Send the link below via email or IMCopy
Present to your audienceStart remote presentation
- Invited audience members will follow you as you navigate and present
- People invited to a presentation do not need a Prezi account
- This link expires 10 minutes after you close the presentation
- A maximum of 30 users can follow your presentation
- Learn more about this feature in our knowledge base article
Copy of Web 2.0 in the classroom
Transcript of Copy of Web 2.0 in the classroom
Meeting Learners in their World
Use the tools of Web 2.0 in Engage Learners
Photo and Video
Creating and Sharing
“Our students have changed radically. Today’s students are no longer the people our educational system was designed to teach.
Today’s students - K through college - represent the first generations to grow up with this new technology. They have spent their entire lives surrounded by and using computers, videogames, digital music players, video cams, cell phones, and all the other toys and tools of the digital age. Today's average college grads have spent less than 5,000 hours of their lives reading, but over 10,000 hours playing video games (not to mention 20,000 hours watching TV). Computer games, email, the Internet, cell phones and instant messaging are integral parts of their lives.”
"Different kinds of experiences lead to different brain structures, "says Dr. Bruce D. Berry of Baylor College of Medicine. ... it is very likely that our students’ brains have physically changed - and are different from ours - as a result of how they grew up. But whether or not this is literally true, we can say with certainty that their thinking patterns have changed...
... today's teachers have to learn to communicate in the language and style of their students.”
--From Marc Prensky's "Digital Nataves, Digital Immigrants"
Our Learners' Changing Brains
don’t have short
for their games,
movies, music, or
More and more,
they just don’t
tolerate the old
are enraged we
are not doing
better by them.
"Engage Me or Enrage Me"
Engage your learners better with Web 2.0.
Why Web 2.0?
It’s social and interactive.
It’s about making connections.
It’s simple…but there’s help.
It can help make your teaching and assessing more effective.
It’s a part of your students’ world.
You don’t need a great computer, and you sometimes don’t need a computer at all.
Technology doesn’t solve problems or make teachers better.
Don’t throw out your curriculum.
Face-to-face is essential
You don't have to rush.
You don't have to do it all at once
Mr. McCallum’s online classroom
Mr. Voight’s class
Mrs. Cary’s CIS Writing class
Mrs. Larson’s class homepage
Additional examples and explanations can be found at http://bhs.cc/tech
Blogs as Class Portals
Why Have a Class Blog?
1. It’s free.
2. It’s quick.
3. It's simple.
4. It's familiar.
5. It's everywhere.
6. It's saved.
7. It's interactive.
8. You're in control.
9. It’s personalized.
Archiving and posting information helps with special needs students.
Students who miss class can be more accountable for the things they missed.
Students with different learning styles can access information in different ways.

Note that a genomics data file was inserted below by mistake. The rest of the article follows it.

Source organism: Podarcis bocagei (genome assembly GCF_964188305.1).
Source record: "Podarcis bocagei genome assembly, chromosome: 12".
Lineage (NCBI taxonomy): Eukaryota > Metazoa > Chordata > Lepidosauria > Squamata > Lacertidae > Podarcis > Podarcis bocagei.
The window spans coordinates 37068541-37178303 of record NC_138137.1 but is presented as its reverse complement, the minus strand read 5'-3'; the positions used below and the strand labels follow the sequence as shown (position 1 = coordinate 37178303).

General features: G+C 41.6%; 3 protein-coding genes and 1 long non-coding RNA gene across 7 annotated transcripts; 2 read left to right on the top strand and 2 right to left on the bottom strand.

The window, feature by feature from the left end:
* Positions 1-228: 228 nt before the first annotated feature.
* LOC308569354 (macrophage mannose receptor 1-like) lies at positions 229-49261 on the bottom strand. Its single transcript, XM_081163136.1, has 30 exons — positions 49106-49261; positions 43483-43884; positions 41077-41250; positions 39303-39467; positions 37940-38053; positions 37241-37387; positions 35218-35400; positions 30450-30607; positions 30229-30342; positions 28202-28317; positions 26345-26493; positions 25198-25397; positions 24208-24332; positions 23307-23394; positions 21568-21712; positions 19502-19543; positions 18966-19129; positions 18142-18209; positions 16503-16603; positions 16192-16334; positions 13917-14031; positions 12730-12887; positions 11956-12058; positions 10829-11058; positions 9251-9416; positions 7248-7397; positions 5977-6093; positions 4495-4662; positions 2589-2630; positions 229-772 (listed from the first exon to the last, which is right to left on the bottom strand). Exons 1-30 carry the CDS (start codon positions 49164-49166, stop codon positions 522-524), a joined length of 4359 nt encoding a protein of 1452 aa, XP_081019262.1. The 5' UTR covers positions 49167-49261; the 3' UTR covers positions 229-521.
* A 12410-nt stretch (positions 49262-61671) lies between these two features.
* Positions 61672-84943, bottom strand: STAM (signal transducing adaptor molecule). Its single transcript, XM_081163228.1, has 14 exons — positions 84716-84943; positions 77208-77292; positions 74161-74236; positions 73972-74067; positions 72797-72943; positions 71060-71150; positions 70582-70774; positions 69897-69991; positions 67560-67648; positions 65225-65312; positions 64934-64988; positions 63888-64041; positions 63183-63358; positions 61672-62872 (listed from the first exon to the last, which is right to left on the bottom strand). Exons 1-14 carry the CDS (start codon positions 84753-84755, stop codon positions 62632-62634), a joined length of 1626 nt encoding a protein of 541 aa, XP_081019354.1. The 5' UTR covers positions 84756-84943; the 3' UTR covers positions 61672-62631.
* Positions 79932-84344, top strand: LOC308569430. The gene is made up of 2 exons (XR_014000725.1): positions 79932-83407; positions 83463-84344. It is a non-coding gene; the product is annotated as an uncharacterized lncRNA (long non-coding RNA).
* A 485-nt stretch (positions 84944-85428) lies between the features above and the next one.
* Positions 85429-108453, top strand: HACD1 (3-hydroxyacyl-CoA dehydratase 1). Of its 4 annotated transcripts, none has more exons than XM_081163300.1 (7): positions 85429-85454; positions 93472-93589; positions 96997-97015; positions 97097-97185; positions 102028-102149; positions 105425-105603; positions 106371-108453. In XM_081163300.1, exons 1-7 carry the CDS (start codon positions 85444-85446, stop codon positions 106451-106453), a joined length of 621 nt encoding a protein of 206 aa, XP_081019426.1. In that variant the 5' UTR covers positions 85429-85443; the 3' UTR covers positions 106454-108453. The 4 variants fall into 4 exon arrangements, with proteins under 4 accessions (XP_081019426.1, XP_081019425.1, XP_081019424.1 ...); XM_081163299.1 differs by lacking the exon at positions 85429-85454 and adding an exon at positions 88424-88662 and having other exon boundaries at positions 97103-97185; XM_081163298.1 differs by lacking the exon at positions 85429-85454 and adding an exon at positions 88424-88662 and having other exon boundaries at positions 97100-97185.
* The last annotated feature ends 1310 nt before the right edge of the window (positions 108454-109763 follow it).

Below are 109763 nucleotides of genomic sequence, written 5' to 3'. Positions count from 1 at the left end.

Help keep the teacher organized and focused.
Creates an archive of a class.
When facts are free, curiosity becomes a mandate.
Engaging the important questions
Bringing in new voices and ideas
Expanding the boundaries of the classroom
Every student can articulate their thoughts on the essential questions on each unit without regard for space and with nearly limitless resources.
Students could build on their previous work, expanding on thoughts and exploring multiple paths.
Students could view and react to the work of their classmates.
Digital portfolios are easy to sort, present, and assess.
Tracking progress and engaging students in meaningful dialogue is incredibly easy.
Reflection became natural within a couple of weeks. Students take pride in their blogs
A wide audience could interact with the ideas presented by the students.
Blogging is more than journaling. It’s dynamic. Profound connections with the curriculum can be made. It’s difficult to cheat.
Students can revise their work.
in your classroom and beyond.
Sharing and showcasing
Working Together to Solve Problems
"It gives students an opportunity to gain further knowledge about things going on in class. If you take a look at the Homework Help board, it is flooded with student drafts with a lot of peer editing going on. Students can get almost immediate feedback on their stories from people who the stories are written for. ... With educational topics on the board, it can get people talking and they can carry those discussions over into the classroom."
What is a Wiki?
The definition of Wiki, according to Wikipedia, “is a website that allows the visitors themselves to easily add, remove, and otherwise edit and change available content, typically without the need for registration. This ease of interaction and operation makes a wiki an effective tool for mass collaborative authoring.”
How can I use a Wiki?
Easily create simple websites, including a portal
Project development with peer review
Track a group project
Archive and build on knowledge
The Buffalo High School Wiki Project
The Knowledge Base
Find More information at:
Find This Presentation at:
Twitter in the Classroom
The Twitter Experiement
Flickr in the classroom:
How Teachers, Principals and Students are Using